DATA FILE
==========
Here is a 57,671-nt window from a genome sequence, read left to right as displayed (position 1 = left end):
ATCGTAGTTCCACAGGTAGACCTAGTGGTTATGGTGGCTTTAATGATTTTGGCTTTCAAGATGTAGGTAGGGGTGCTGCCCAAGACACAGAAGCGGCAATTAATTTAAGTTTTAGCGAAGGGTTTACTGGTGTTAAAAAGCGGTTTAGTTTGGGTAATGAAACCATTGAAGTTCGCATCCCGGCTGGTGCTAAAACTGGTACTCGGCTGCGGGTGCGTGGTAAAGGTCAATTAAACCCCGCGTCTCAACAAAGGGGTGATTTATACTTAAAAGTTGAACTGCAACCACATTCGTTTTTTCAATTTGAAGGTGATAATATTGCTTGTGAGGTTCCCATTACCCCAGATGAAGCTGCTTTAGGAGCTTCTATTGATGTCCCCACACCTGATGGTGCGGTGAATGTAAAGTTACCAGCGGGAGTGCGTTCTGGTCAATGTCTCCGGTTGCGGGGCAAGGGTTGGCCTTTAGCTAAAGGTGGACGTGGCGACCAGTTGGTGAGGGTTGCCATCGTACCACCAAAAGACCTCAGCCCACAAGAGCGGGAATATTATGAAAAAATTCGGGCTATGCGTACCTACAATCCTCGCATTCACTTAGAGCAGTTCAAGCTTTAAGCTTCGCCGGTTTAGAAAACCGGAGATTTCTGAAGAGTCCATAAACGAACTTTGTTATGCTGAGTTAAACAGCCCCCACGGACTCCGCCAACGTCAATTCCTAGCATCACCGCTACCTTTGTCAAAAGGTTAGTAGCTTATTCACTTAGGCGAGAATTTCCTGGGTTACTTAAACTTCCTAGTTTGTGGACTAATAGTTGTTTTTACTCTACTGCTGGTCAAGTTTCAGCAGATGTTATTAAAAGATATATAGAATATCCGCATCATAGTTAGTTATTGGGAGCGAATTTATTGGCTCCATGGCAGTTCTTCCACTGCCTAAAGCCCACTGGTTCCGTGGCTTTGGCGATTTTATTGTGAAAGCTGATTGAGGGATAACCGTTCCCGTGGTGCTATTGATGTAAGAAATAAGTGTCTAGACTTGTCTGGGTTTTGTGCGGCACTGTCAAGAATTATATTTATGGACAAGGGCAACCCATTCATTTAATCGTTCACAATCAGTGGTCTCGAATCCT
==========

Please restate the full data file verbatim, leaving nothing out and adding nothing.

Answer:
Here is a 57,671-nt window from a genome sequence, read left to right as displayed (position 1 = left end):
ATCGTAGTTCCACAGGTAGACCTAGTGGTTATGGTGGCTTTAATGATTTTGGCTTTCAAGATGTAGGTAGGGGTGCTGCCCAAGACACAGAAGCGGCAATTAATTTAAGTTTTAGCGAAGGGTTTACTGGTGTTAAAAAGCGGTTTAGTTTGGGTAATGAAACCATTGAAGTTCGCATCCCGGCTGGTGCTAAAACTGGTACTCGGCTGCGGGTGCGTGGTAAAGGTCAATTAAACCCCGCGTCTCAACAAAGGGGTGATTTATACTTAAAAGTTGAACTGCAACCACATTCGTTTTTTCAATTTGAAGGTGATAATATTGCTTGTGAGGTTCCCATTACCCCAGATGAAGCTGCTTTAGGAGCTTCTATTGATGTCCCCACACCTGATGGTGCGGTGAATGTAAAGTTACCAGCGGGAGTGCGTTCTGGTCAATGTCTCCGGTTGCGGGGCAAGGGTTGGCCTTTAGCTAAAGGTGGACGTGGCGACCAGTTGGTGAGGGTTGCCATCGTACCACCAAAAGACCTCAGCCCACAAGAGCGGGAATATTATGAAAAAATTCGGGCTATGCGTACCTACAATCCTCGCATTCACTTAGAGCAGTTCAAGCTTTAAGCTTCGCCGGTTTAGAAAACCGGAGATTTCTGAAGAGTCCATAAACGAACTTTGTTATGCTGAGTTAAACAGCCCCCACGGACTCCGCCAACGTCAATTCCTAGCATCACCGCTACCTTTGTCAAAAGGTTAGTAGCTTATTCACTTAGGCGAGAATTTCCTGGGTTACTTAAACTTCCTAGTTTGTGGACTAATAGTTGTTTTTACTCTACTGCTGGTCAAGTTTCAGCAGATGTTATTAAAAGATATATAGAATATCCGCATCATAGTTAGTTATTGGGAGCGAATTTATTGGCTCCATGGCAGTTCTTCCACTGCCTAAAGCCCACTGGTTCCGTGGCTTTGGCGATTTTATTGTGAAAGCTGATTGAGGGATAACCGTTCCCGTGGTGCTATTGATGTAAGAAATAAGTGTCTAGACTTGTCTGGGTTTTGTGCGGCACTGTCAAGAATTATATTTATGGACAAGGGCAACCCATTCATTTAATCGTTCACAATCAGTGGTCTCGAATCCT